Most will counter this by singing up for a big race in the coming year. Chances are though that this big race is either in the summer or fall. Some set them for spring, but that even seems very far off. If you start focusing on a big summer or fall goal now, chances are that you will be burnt by late spring.

It’s ok to feel a little lost at this point. The key thing though is to not let too many bad habits creep into your daily routine. Gaining an extra 5 or even 10 lbs in the off-season is not that bad. Gaining more than 10 is. Taking some down time and resting up is a very good thing. Taking too much down time and doing no exercise for an extended period is not a good thing. Training now like you did six weeks out from your “A” race last year is a very bad thing. This is a time of year when most people fall mentally and physically out of balance.

Let’s take two scenarios: We’ll call example one Dick. Dick is the guy who is all or nothing – no grey. He trained like a nut for a Fall IM last year, got himself in fantastic shape and had a great race. Then, after the race, he took his recovery week off, and then took another week off, and then another. He still is justifying in his head that he just did an IM. In fact, that IM was some six weeks ago now. Dick feels lousy about the fact that he can’t get going right now. It’s cold out, and there isn’t much day light savings which adds to his arsenal of excuses on why he skipped his training day. Dick signed up for IM Galapagos, but that’s not until August, so he knows he shouldn’t panic about missing a day or ten of exercise right now. Problem is, he can’t stop thinking about the fact that he’s doing nothing every minute of the day. That plus he’s shopping for a new wardrobe to fit his new off-season shape.

Then there is Jane. Jane is the one who also did a late year big race and did ok. She wanted to do better but felt a little tired and drained going in and was dealing with some nagging little injuries. She vowed to do better at next year’s big race and jumped right back in. She took one day off to recover and then began doing daily double sessions, justifying that because they were at a low heart rate, they were fine and active recovery. Then, two weeks post her big race, she’s hammering away again. She’s not really terribly motivated, but the race 10 months away plus the fact that she’s paranoid about gaining 4 ounces which will surely happen in her mind if she misses even 10 minutes of a planned session are what drive her. The problem here is that her training sessions feel dull and off and she feels mentally at a low.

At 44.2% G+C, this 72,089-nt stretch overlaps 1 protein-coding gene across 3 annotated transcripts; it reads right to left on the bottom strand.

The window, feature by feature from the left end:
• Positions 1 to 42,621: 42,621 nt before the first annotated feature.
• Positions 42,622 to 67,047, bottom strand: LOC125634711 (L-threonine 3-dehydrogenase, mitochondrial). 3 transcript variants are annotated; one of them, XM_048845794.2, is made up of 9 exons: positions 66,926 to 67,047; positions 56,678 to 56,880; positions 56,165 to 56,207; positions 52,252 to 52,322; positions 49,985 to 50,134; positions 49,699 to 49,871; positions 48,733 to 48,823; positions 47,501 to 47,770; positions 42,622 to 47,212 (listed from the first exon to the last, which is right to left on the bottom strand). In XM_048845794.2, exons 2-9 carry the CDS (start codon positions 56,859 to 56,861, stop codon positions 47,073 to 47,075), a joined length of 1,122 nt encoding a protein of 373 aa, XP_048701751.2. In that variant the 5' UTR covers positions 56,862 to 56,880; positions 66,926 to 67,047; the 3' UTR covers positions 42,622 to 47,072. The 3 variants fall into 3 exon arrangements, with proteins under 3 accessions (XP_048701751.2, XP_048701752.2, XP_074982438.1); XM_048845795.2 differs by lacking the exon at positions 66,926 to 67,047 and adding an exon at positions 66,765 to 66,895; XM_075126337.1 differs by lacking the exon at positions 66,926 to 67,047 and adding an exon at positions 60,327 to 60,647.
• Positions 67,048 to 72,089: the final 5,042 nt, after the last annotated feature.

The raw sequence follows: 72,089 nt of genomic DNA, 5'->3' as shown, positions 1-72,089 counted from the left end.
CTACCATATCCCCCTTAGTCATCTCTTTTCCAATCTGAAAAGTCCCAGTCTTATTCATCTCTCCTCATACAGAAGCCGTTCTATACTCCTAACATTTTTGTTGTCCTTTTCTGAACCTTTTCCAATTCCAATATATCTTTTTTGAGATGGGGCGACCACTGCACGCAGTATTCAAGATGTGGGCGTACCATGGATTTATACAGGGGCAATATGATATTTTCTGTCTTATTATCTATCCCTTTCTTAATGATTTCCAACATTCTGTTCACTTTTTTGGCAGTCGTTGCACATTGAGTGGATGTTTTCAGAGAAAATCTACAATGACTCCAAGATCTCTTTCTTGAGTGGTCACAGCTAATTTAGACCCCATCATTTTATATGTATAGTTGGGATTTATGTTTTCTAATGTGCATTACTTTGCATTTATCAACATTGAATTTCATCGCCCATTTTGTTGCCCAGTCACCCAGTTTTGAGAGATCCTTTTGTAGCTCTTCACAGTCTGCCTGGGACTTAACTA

If any of you are reading this and thinking “the bastard is talking directly about me!” know that I’m not. These two scenarios are extremely common, and ones that I have witnessed in many, so don’t feel isolated.

So what do we do to get out of this funk? Here’s my solution;
First, be honest with yourself. Quit justifying things. We live in a justifiable society. It’s much easier to justify why we do something than admit that it may be wrong and that there is a better way.
Next, find your balance. If you normally train for 14 hours per week during the prime season, then cut this in half during this time of year. BUT, aim for 50% of what you normally do, not 20%. Effort wise, don’t go balls to the wall, but don’t just crawl along either. Balance.
Next, try something different. Run with some friends if you run all alone. Hit the trails. Try cross country skiing or snow shoeing. Play a weekly pick-up basketball game or indoor soccer game and count this as training. Take some classes at your gym. Get off the beaten path. Soon enough, you’ll only be swimming, biking and running, so switch it up right now.
Very important, set some short term goals. Select a few 5ks in January or February that you want to race and set a reach time for these. Set a goal of knocking 15 seconds off your best 500 pool time by mid winter. Plan a goal of doing 10 chin-ups, 50 push-ups and running a fast mile by March 1st.
Sign up for a winter training camp or warm weather excursion. Where you know you’ll need to be in somewhat decent condition to avoid feeling like crap there. That plus the motivation of getting a break from the winter cold if you happen to live in cold weather areas.

The way one thinks is a very original and strange thing. When negative thoughts are overpowering the positive, it’s up to us individually to do what we need to in order to flip this mindset. Stay positive this winter and you’ll enter the spring in better condition and in a better frame of mind.



Wednesday, December 12, 2007

Winter Riding

Yesterday was a great December day. It was overcast here in CT and in the 30's. I had a small window in the afternoon to sneak in a ride so I met Greg Pelican and a few others at his shop in Bethel. This was my first ride since the 1/2 IM worlds last month, besides a couple of 30 min easy sessions with my son Ryan on the trainer. I rode my systemsix (pictured) which is probably my most favorite bike that I've ever owned, and I have certainly owned plenty. I even like it better than the Supersix.